z3phyr 16 hours ago 0 replies      
BTW, I am not only talking about web apps, but all the other stuff too... Apps, Solutions, Architectures... My direct question could imply that, how a large company like IBM depends on JVM, can a rising star, a new company or a small buisness can invest its time on the JVM?
4
xackpot 22 hours ago 0 replies      
I use GWT for front end and PHP on the back end. Since I was more comfortable in Java, GWT came out to be a natural choice.
5
jamesjguthrie 1 day ago 0 replies      
We only use Java for Android development at Hey Jimmy. For the web we stick to PHP as it's what we know best.
6
shwetanka 1 day ago 0 replies      
I guess it's best to go with language you are most comfortable with and you know best. This will save time learning a new one for startups.
13
Ask HN: Learning to write good JavaScript
154 points by rcknight  5 days ago   discuss
1
euroclydon 5 days ago 3 replies      
Check out the code in the open source project fabric.js http://fabricjs.com/ . It's written by Juriy Zaytsev who was a maintainer for prototype.js. I find the code useful for learning advanced object oriented JavaScript because:

1) It's self contained. No dependencies on third party OO libraries or frameworks.

2) The code is very readable.

3) It's a canvas library, so it's fun to work with if you're into graphics and visualizations.

4) You'll learn a lot about how many JS projects are built, documented, and tested, if you get it to build and the tests running on node.js.

Here is what I would do:

1) Check out the project and get it building.

2) Read all the files in the util folder. You'll see a lot of methods added to Object and Array.

3) Take a look at lang_class.js: https://github.com/kangax/fabric.js/blob/master/src/util/lan... This is how he does OO JS. It's very similar to John Resig's OO classes: http://ejohn.org/blog/simple-javascript-inheritance/ and somewhat different to prototype's classes: https://github.com/sstephenson/prototype/blob/master/src/pro...

4) Then take a look at the base class: https://github.com/kangax/fabric.js/blob/master/src/object.c... and an inherited class: https://github.com/kangax/fabric.js/blob/master/src/line.cla...

5) Search for instances of the "bind" method, and see how they're used.

Of course, as you're doing all this, you'll need to experiment with simple language constructs in your browser's console to test what you think you know, and you'll want to read some chapters from a thorough JS book like, JavaScript the Definitive Guide http://shop.oreilly.com/product/9780596805531.do

Finally, this is just a personal opinion, but I don't like Crokford's chapter on OO JS. I just don't think it presents your options well. If you decide to write a large project in JS using OO techniques, I think you'd be better off utilizing an OO library, compiler, or framework like TypeScript, Google Closure, Prototype or CoffeeScript, than you would charging forward armed with Crokford's chapter on OO.

2
dutchrapley 5 days ago 1 reply      
You can learn a ton about the language itself by reading. A good place to start is this collection of free online resources.

http://jsbooks.revolunet.com/

My favorites from this site are as follows:
http://eloquentjavascript.net/contents.html
http://bonsaiden.github.com/JavaScript-Garden/
http://www.addyosmani.com/resources/essentialjsdesignpattern...
http://jstherightway.com/

Mozilla has excellent JavaScript material:
https://developer.mozilla.org/en-US/docs/JavaScript/Guide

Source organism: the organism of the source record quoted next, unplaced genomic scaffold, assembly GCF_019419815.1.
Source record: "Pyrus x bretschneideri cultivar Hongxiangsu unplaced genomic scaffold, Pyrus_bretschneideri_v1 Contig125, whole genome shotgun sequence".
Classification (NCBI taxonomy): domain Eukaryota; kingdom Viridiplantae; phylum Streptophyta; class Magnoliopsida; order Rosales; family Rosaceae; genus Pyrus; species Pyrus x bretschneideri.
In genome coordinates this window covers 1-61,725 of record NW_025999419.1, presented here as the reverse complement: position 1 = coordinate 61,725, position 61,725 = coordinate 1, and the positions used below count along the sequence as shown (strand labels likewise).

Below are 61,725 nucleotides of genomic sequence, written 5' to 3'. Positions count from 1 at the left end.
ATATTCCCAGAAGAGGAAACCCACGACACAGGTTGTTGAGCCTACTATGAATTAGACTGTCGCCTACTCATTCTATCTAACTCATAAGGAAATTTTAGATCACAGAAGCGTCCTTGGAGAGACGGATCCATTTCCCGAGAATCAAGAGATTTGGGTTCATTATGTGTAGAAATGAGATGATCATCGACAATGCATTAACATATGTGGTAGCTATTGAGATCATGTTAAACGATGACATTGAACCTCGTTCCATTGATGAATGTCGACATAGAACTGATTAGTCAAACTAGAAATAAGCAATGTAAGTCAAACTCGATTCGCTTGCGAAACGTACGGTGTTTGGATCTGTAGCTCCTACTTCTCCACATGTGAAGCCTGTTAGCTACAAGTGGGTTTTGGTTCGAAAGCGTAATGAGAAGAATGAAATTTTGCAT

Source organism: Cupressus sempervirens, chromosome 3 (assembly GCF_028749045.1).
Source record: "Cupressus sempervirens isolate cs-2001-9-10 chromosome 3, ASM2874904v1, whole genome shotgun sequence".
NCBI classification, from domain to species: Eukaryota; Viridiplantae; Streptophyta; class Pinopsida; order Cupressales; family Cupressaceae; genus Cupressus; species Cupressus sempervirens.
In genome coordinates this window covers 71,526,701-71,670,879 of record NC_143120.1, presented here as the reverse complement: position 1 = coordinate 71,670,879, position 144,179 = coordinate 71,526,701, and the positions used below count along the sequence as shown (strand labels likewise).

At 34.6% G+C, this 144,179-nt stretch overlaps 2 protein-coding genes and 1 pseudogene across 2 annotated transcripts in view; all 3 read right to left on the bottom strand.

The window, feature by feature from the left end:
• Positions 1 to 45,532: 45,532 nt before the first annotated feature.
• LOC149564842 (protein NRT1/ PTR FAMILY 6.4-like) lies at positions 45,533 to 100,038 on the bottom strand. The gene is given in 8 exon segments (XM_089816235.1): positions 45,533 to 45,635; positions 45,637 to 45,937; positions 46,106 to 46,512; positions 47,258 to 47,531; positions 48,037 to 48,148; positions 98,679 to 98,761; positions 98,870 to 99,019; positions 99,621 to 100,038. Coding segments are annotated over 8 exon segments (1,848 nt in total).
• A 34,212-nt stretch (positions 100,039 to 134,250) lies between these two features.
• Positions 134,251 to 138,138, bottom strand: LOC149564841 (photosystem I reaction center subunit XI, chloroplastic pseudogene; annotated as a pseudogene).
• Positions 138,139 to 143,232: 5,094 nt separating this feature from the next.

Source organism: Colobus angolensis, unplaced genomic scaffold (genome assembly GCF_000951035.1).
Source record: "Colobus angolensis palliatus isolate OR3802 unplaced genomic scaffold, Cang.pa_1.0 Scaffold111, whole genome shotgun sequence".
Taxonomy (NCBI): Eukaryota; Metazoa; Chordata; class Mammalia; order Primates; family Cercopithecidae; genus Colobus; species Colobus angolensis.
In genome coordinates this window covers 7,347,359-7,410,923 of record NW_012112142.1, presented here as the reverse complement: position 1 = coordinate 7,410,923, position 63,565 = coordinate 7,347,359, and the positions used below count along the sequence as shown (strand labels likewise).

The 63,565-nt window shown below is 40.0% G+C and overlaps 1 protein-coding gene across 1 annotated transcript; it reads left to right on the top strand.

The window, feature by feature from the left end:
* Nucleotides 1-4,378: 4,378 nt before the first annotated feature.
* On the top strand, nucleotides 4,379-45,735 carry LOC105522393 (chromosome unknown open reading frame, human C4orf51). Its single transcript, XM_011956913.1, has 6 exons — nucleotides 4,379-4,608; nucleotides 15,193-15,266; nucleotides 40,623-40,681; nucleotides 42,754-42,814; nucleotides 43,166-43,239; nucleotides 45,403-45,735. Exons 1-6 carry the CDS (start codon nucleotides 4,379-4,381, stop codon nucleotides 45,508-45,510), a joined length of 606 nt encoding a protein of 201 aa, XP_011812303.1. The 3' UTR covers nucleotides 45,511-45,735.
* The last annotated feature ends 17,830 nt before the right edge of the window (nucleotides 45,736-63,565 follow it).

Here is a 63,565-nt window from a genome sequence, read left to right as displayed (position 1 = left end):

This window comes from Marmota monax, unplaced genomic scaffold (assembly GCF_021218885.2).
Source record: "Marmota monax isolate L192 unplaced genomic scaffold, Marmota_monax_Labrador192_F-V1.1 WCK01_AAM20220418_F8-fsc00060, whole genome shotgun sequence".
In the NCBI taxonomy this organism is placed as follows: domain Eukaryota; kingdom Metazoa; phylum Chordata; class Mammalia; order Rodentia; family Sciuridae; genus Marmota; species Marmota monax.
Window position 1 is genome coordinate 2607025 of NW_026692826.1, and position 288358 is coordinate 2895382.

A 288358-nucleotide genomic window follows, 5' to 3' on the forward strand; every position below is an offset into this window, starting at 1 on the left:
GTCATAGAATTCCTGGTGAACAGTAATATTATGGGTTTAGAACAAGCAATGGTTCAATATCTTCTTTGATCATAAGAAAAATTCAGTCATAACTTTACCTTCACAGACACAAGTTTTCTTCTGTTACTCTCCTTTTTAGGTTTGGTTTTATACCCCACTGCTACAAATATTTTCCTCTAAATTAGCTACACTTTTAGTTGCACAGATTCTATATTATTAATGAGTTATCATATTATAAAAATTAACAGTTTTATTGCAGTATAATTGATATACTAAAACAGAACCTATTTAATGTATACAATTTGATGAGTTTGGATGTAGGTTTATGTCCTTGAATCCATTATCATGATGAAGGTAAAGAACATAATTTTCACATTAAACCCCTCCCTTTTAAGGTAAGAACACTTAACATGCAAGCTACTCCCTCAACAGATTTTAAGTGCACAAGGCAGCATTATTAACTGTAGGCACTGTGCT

https://developer.mozilla.org/en-US/docs/JavaScript/Referenc...

As far as print goes, you'll want these books in your reading list:

JavaScript: The Good Parts by Douglas Crockford
Secrets of the JavaScript Ninga by John Resig

3
charlieirish 5 days ago 1 reply      
These are some good resources that will teach you how to write good javascript. Having an understanding of the core language rather than using frameworks is a great start:

Eloquent JavaScript: http://eloquentjavascript.net/contents.html

Learning JavaScript Design Patterns: http://www.addyosmani.com/resources/essentialjsdesignpattern...

JS The Right Way: http://jstherightway.com/

Learning Advanced JavaScript: http://ejohn.org/apps/learn/

Ask HN: JavaScript Dev Tools: http://news.ycombinator.com/item?id=3550998

MVC Architecture for JS: http://michaux.ca/articles/mvc-architecture-for-javascript-a...

Large-Scale JS Application Architecture: http://addyosmani.com/largescalejavascript/

Mozilla Developer Network - Intro to OO JS: https://developer.mozilla.org/en-US/docs/JavaScript/Introduc...

4
troels 5 days ago 1 reply      
Read everything that Crockford has said about Javascript: http://javascript.crockford.com/ and especially don't miss his videos.
5
rabidsnail 5 days ago 1 reply      
1. Always use jslint.

2. Read good JavaScript (as others have said). The jquery source is a good place to start. Underscore.js is good, too. Unfortunately there isn't consensus about what is and what isn't good JavaScript. Some people seem to be suggesting Prototype as an example of good js, which I would disagree with.

6
geuis 5 days ago 0 replies      
A lot of people have listed a lot of different things. If I were in your shoes, I'd be pretty overwhelmed.

There is only 1 book you should start with, "Javascript, the Good Parts". It only talks about the language, not DOM apis. If I were teaching any student javascript, I would always start with that book.

As for the rest of it, learn the language. Avoid Coffeescript, Typescript, or any other DSL that purports to "compile" to javascript. You'll only be doing yourself a disservice. Just worry about learning the language first. This is vital to understand what's going on.

7
easternmonk 21 hours ago 0 replies      
Three simple steps.

1. Read Douglas Crockford's Javascript: The Good Parts (Alternatively you can watch his lectures on Yahoo Theater)